February is Age-Related Macular Degeneration (AMD) Awareness Month

What is Age-Related Macular Degeneration?

AMD is one of the leading causes of vision loss in people over 50. AMD damages the macula, which is a small spot near the center of the retina—and is responsible for sharp central vision, allowing us to see objects that are straight ahead clearly.

In less advanced cases, AMD symptoms are mild and may not impact activities, while more advanced cases result in severe loss of sight in the central part of vision. AMD eventually creates “blind spots,” which are not correctable with surgery or glasses.

AMD will not cause complete blindness. However, the loss of central vision can interfere with many normal activities such as driving, reading, writing and doing any work that utilized close up vision. Peripheral vision is not affected by AMD, but is too low resolution to make up for lost central vision.

Who is at risk for AMD?

Age is the biggest risk factor for AMD, as it typically affects those 50 years of age and older.

Other risk factors:

  1. Smoking: Can double the risk of AMD
  2. Race: AMD is more prevalent among Caucasians
  3. Family history: If there is AMD in your family, you are at greater risk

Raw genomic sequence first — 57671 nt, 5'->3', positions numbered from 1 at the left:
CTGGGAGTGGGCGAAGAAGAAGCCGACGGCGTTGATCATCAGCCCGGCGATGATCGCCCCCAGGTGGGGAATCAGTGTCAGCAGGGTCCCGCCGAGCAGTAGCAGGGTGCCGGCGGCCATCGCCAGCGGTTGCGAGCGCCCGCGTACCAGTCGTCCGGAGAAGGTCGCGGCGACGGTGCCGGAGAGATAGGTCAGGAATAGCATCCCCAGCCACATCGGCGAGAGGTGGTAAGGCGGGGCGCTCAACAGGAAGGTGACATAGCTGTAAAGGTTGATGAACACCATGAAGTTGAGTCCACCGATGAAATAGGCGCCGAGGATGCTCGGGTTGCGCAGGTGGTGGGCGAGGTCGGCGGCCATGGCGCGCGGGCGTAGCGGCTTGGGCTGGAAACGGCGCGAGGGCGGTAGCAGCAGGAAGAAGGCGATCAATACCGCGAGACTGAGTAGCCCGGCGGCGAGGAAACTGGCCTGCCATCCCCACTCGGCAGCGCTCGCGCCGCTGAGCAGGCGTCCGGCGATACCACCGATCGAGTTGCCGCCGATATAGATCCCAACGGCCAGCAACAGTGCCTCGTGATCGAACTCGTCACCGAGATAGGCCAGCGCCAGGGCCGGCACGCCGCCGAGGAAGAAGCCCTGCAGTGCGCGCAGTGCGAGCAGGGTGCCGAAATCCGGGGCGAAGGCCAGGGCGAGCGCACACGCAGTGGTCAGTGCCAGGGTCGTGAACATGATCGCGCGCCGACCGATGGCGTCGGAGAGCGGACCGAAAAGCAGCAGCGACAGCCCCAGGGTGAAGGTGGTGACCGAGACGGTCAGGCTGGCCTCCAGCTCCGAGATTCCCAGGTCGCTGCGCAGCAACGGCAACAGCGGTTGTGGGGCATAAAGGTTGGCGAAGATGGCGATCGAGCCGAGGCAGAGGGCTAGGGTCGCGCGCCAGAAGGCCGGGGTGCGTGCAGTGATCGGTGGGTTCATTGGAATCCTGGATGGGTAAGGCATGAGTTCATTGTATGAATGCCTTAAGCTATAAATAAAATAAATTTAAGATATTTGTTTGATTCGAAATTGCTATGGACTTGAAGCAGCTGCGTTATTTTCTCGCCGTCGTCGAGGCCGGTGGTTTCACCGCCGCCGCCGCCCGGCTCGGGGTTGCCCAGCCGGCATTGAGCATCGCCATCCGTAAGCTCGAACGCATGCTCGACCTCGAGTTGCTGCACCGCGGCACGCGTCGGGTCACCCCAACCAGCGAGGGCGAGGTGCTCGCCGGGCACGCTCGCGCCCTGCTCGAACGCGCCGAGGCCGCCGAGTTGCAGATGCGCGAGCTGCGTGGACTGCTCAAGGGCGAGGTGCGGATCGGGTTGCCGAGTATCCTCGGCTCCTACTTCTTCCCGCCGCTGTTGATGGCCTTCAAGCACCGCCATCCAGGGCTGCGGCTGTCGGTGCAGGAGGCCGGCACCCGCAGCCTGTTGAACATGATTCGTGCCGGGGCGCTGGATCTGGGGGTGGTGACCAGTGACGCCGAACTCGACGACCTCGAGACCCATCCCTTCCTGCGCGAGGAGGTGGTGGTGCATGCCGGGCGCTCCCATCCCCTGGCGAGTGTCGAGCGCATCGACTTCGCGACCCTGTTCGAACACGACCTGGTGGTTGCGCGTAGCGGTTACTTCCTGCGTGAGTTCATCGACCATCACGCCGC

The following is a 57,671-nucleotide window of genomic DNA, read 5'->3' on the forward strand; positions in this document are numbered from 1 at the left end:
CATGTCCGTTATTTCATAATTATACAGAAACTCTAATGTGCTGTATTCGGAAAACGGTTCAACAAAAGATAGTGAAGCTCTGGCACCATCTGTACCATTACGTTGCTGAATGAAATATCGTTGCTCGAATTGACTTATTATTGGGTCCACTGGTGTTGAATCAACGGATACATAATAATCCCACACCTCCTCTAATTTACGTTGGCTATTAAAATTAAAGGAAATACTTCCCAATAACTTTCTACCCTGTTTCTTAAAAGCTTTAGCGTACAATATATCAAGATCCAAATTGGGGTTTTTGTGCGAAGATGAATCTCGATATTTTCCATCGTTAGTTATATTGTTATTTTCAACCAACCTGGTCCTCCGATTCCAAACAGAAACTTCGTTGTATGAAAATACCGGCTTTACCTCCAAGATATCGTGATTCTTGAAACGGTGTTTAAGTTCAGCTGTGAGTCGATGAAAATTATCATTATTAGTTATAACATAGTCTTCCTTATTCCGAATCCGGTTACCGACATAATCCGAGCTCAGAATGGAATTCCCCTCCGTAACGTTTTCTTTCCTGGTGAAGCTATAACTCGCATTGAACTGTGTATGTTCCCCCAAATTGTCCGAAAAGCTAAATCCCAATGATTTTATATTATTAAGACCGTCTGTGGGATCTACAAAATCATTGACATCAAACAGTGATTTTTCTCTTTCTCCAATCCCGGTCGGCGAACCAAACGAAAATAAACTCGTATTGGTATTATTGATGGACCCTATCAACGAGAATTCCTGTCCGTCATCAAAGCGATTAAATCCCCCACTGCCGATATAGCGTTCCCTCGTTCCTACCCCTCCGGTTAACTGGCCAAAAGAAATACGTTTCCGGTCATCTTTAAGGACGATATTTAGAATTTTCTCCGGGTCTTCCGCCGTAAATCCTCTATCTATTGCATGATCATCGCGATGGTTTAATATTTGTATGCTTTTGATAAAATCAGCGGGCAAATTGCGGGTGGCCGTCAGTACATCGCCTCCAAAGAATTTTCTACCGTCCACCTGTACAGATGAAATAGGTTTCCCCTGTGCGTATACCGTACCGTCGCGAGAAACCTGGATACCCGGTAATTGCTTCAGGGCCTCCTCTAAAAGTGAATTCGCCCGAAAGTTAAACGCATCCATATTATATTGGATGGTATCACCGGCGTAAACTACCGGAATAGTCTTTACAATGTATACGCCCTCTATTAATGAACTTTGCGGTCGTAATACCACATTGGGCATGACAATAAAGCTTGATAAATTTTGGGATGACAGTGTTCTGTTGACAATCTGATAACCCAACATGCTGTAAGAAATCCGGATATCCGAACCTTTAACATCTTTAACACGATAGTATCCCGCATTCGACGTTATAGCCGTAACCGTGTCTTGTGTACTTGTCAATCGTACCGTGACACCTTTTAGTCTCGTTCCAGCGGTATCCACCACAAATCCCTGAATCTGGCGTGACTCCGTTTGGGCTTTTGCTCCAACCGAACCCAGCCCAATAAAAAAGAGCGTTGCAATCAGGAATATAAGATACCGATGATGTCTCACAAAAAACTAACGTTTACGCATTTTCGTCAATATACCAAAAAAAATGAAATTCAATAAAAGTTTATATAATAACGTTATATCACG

How is AMD detected?

Early and intermediate AMD typically present little to no symptoms, so a complete dilated eye examination is critical in early detection.

Annual eye examinations with your optometrist or ophthalmologist are important, particularly if you fall into a high risk category. Early detection of age-related macular degeneration is vital, as it improves the prognosis and allows for possible treatments that can delay or reduce the severity of the disease.

Patients who already suffer from AMD do have treatment options available to them. Valley Eye offers several different types of injectable medications that can slow the progression of AMD. In end-stage cases, a surgical option called Centrasight might be appropriate. Centrasight is an Implantable Telescope that can help improve central vision in one eye.

For more information about these treatments, please call or visit our website.